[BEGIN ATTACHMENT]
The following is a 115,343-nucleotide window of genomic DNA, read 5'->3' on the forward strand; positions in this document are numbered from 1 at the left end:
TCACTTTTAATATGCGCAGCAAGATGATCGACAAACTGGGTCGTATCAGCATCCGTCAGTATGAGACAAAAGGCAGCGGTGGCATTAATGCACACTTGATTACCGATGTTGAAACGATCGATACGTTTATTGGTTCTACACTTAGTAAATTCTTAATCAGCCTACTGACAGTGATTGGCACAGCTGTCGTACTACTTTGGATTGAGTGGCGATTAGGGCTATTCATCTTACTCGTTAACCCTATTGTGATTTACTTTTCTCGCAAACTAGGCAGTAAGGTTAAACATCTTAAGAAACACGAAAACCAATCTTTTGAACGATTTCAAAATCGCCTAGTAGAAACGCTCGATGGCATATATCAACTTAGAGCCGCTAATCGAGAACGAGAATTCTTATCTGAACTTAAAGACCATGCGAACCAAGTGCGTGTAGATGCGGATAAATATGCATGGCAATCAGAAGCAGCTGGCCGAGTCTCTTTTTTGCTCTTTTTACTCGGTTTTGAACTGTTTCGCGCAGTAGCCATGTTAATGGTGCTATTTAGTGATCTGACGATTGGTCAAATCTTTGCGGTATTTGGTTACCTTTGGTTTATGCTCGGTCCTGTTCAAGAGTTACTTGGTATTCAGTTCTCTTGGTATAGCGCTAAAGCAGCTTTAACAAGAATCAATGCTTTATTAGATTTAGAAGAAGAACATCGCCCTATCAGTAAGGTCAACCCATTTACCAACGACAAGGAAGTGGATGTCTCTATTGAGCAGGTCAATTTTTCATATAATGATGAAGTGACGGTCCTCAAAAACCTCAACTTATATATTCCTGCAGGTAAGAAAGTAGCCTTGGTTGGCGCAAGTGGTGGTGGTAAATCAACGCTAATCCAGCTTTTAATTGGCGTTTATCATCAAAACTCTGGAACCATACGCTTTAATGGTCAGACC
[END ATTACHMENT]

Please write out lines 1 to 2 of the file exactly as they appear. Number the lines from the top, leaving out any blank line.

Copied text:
The following is a 115,343-nucleotide window of genomic DNA, read 5'->3' on the forward strand; positions in this document are numbered from 1 at the left end:
TCACTTTTAATATGCGCAGCAAGATGATCGACAAACTGGGTCGTATCAGCATCCGTCAGTATGAGACAAAAGGCAGCGGTGGCATTAATGCACACTTGATTACCGATGTTGAAACGATCGATACGTTTATTGGTTCTACACTTAGTAAATTCTTAATCAGCCTACTGACAGTGATTGGCACAGCTGTCGTACTACTTTGGATTGAGTGGCGATTAGGGCTATTCATCTTACTCGTTAACCCTATTGTGATTTACTTTTCTCGCAAACTAGGCAGTAAGGTTAAACATCTTAAGAAACACGAAAACCAATCTTTTGAACGATTTCAAAATCGCCTAGTAGAAACGCTCGATGGCATATATCAACTTAGAGCCGCTAATCGAGAACGAGAATTCTTATCTGAACTTAAAGACCATGCGAACCAAGTGCGTGTAGATGCGGATAAATATGCATGGCAATCAGAAGCAGCTGGCCGAGTCTCTTTTTTGCTCTTTTTACTCGGTTTTGAACTGTTTCGCGCAGTAGCCATGTTAATGGTGCTATTTAGTGATCTGACGATTGGTCAAATCTTTGCGGTATTTGGTTACCTTTGGTTTATGCTCGGTCCTGTTCAAGAGTTACTTGGTATTCAGTTCTCTTGGTATAGCGCTAAAGCAGCTTTAACAAGAATCAATGCTTTATTAGATTTAGAAGAAGAACATCGCCCTATCAGTAAGGTCAACCCATTTACCAACGACAAGGAAGTGGATGTCTCTATTGAGCAGGTCAATTTTTCATATAATGATGAAGTGACGGTCCTCAAAAACCTCAACTTATATATTCCTGCAGGTAAGAAAGTAGCCTTGGTTGGCGCAAGTGGTGGTGGTAAATCAACGCTAATCCAGCTTTTAATTGGCGTTTATCATCAAAACTCTGGAACCATACGCTTTAATGGTCAGACC